I had the pleasure of getting glittery with drag artist King Tito Bone discussing bios, bodies, and being an everyday baddass.
U: We’re fascinated to talk to a drag artist who is able to use their body in different ways in performance! Thank you so much for being willing to do this e-interview with us!
You have worked as a performance artist in the world of drag for a number of years now, becoming widely known for your incredible vocals, as well as your striking glitter beard and cane. What was it that first inspired you to perform as a drag king and is that initial inspiration still what guides you now?
KTB: Well thank you! I’ve only been working for a few years in drag, Tito is juuuust under 2 years old. I have been a performer outside of drag for about 20 years though.
I think the thing that inspired me to do drag was to have an outlet to fully express my gender queerness, and also to get to try things that I never would have done as a performer otherwise, especially things like comedy.
I literally didn’t know I was funny until Tito came along. I also like having a camp and cheerful way to talk about my lived experience as a queer disabled person. And yes, this is the stuff that still guides me now.
U: I can vouch for how brilliant your comedy is! Where did your drag name come from?
My drag name is a link back to my heritage as an italian american. I had a number of name ideas but landed on Tito because it felt versatile and easy to remember – it also has the words ‘tit and bone’ in it, lol. I found this name via my wxfe who literally googled ‘common male italian names’ and Tito came up. Bone sounds like an anglicized version of a word like buono (which means good in English). This type of American-ifying Italian names was really common when Italians were immigrating to the states.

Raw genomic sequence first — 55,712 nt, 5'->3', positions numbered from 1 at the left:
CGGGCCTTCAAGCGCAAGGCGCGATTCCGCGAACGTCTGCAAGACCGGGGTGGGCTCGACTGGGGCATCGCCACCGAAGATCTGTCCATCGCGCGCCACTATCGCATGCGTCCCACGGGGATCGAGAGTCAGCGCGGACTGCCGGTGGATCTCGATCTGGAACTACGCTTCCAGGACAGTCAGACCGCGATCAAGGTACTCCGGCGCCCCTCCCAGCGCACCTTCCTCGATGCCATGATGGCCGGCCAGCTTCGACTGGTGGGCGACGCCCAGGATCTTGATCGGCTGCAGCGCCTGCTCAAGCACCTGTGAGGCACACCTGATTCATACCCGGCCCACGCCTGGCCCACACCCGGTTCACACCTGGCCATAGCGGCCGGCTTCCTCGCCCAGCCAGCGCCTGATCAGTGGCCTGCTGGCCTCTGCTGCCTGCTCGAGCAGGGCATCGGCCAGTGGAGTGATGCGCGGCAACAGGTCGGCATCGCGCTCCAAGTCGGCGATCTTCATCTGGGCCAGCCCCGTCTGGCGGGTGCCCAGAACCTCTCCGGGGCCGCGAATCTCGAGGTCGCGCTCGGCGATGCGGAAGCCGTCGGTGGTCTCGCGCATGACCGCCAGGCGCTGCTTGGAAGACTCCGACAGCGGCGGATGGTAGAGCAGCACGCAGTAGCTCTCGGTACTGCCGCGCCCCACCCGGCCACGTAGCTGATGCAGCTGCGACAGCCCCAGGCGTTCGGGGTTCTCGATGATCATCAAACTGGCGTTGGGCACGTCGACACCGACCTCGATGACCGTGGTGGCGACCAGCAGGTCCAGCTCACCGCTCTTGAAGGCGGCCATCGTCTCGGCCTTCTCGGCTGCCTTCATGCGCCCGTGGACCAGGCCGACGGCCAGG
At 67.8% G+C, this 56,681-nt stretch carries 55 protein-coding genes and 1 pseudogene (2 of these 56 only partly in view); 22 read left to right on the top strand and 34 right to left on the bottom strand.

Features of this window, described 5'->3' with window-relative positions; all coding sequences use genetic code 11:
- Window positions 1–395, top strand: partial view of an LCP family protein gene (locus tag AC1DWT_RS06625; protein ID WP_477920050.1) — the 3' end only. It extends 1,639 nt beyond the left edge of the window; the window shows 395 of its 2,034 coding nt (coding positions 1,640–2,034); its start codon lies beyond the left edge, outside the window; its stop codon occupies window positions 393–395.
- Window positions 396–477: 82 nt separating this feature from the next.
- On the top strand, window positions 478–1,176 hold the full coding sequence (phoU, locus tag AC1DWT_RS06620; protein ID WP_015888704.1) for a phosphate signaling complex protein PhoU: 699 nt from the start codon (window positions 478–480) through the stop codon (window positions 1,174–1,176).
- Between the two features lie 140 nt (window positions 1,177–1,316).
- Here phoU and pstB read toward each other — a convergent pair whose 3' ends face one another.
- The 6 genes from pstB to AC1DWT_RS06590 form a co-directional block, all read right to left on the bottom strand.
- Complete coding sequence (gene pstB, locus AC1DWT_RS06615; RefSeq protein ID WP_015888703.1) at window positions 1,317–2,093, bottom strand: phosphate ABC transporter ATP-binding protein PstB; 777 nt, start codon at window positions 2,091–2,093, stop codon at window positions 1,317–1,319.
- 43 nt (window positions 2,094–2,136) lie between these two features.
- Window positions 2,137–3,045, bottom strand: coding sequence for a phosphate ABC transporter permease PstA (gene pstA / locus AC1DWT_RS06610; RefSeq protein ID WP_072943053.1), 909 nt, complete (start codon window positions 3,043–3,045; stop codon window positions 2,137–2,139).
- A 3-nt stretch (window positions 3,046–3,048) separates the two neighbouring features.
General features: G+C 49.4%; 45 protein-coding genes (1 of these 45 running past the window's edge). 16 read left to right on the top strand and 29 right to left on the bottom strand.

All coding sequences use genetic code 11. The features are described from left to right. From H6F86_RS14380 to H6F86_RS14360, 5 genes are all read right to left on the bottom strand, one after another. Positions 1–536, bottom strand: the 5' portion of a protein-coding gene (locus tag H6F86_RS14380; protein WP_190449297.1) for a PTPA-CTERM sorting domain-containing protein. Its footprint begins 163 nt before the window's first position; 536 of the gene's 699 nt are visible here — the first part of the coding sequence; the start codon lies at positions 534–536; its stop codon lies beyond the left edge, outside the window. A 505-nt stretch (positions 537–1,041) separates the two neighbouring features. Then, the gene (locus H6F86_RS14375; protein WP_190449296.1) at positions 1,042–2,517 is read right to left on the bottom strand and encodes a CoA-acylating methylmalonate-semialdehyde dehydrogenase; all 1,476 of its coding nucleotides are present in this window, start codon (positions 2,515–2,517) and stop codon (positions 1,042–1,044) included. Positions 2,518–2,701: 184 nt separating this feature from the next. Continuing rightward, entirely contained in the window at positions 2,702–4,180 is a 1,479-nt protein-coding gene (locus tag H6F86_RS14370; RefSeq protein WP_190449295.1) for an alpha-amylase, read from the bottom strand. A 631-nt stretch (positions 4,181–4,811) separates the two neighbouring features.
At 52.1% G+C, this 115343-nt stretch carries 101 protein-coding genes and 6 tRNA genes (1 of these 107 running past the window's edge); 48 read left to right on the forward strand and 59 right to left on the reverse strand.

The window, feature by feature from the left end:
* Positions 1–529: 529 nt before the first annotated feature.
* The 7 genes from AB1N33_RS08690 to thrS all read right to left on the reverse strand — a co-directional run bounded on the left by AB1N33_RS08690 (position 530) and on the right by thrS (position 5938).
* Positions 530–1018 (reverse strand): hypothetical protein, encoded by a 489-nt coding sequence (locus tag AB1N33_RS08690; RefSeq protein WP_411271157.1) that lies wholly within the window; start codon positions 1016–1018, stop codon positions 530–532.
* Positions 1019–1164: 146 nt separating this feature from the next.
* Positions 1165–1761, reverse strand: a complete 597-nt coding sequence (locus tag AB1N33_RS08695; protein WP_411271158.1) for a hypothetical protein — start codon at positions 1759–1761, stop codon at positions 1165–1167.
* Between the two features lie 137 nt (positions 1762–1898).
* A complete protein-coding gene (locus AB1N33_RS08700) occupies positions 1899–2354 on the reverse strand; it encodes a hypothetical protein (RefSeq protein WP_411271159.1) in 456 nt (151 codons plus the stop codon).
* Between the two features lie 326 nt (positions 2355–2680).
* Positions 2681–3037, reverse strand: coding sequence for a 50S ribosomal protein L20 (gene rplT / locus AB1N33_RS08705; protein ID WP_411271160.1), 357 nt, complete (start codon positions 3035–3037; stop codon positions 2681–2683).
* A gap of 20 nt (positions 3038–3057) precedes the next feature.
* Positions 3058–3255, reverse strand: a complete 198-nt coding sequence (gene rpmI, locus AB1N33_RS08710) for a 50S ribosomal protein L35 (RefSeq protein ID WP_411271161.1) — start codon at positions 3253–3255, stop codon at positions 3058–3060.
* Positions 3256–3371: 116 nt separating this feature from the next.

U: I love that! In your instagram bio you define yourself as a: “Blind enby bisexual drag king who wants you to smell the world through their nose.” I’m curious about every element of that description, could you elaborate on it?
KTB: Well, I am registered blind, I am nonbinary (enby) and I am bisexual. There’s something nice about just saying what is there, and there’s a nice alliteration to those words together as well. Wanting people to “smell the world through my nose” is a jokey play on “see the world through my eyes” that feels very blind specific, by which I mean I can make that joke, but if you’re sighted, you can’t. It also signals that when you watch me perform, you’re getting a sense of what it’s like to be me.
Also, I have a big nose.
U: As you’ve come from across the pond, how does the UK drag scene compare to the U.S. drag scene?
KTB: Honestly, I have no idea! I have lived in the UK for over 15 years. I think in general because of the size of the country, it is much easier to connect with drag in different cities in the UK… but of course the pandemic has shifted all of that because we’re all working online, so it sort of feels like it’s all up for grabs, which is great.
U: Would you ever consider doing make-up tutorials for other visually-impaired queer performers? And what would your advice be for people like you who want to get into drag?